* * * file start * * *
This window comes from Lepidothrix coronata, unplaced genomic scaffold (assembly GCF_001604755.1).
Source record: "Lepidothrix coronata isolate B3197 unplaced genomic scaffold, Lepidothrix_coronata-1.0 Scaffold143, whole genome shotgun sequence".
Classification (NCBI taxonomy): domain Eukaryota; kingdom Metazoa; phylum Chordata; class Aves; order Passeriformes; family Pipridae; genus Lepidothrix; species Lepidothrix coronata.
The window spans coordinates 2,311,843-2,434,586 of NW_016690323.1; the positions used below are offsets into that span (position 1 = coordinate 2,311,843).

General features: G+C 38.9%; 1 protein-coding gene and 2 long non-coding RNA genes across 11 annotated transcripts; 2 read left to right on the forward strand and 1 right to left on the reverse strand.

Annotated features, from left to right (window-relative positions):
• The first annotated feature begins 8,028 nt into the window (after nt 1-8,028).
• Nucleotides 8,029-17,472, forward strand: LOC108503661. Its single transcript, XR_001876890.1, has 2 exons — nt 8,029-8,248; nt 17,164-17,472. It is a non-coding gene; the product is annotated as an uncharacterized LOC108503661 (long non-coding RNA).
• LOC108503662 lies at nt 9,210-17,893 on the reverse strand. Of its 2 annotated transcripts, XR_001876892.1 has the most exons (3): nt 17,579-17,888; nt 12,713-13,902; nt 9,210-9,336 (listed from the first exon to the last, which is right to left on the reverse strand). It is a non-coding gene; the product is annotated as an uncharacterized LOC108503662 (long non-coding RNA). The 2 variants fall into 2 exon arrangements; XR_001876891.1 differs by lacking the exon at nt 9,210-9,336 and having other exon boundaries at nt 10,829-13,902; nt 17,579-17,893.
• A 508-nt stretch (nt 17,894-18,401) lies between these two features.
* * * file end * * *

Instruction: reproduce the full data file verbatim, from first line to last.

This window comes from Lepidothrix coronata, unplaced genomic scaffold (assembly GCF_001604755.1).
Source record: "Lepidothrix coronata isolate B3197 unplaced genomic scaffold, Lepidothrix_coronata-1.0 Scaffold143, whole genome shotgun sequence".
Classification (NCBI taxonomy): domain Eukaryota; kingdom Metazoa; phylum Chordata; class Aves; order Passeriformes; family Pipridae; genus Lepidothrix; species Lepidothrix coronata.
The window spans coordinates 2,311,843-2,434,586 of NW_016690323.1; the positions used below are offsets into that span (position 1 = coordinate 2,311,843).

General features: G+C 38.9%; 1 protein-coding gene and 2 long non-coding RNA genes across 11 annotated transcripts; 2 read left to right on the forward strand and 1 right to left on the reverse strand.

Annotated features, from left to right (window-relative positions):
• The first annotated feature begins 8,028 nt into the window (after nt 1-8,028).
• Nucleotides 8,029-17,472, forward strand: LOC108503661. Its single transcript, XR_001876890.1, has 2 exons — nt 8,029-8,248; nt 17,164-17,472. It is a non-coding gene; the product is annotated as an uncharacterized LOC108503661 (long non-coding RNA).
• LOC108503662 lies at nt 9,210-17,893 on the reverse strand. Of its 2 annotated transcripts, XR_001876892.1 has the most exons (3): nt 17,579-17,888; nt 12,713-13,902; nt 9,210-9,336 (listed from the first exon to the last, which is right to left on the reverse strand). It is a non-coding gene; the product is annotated as an uncharacterized LOC108503662 (long non-coding RNA). The 2 variants fall into 2 exon arrangements; XR_001876891.1 differs by lacking the exon at nt 9,210-9,336 and having other exon boundaries at nt 10,829-13,902; nt 17,579-17,893.
• A 508-nt stretch (nt 17,894-18,401) lies between these two features.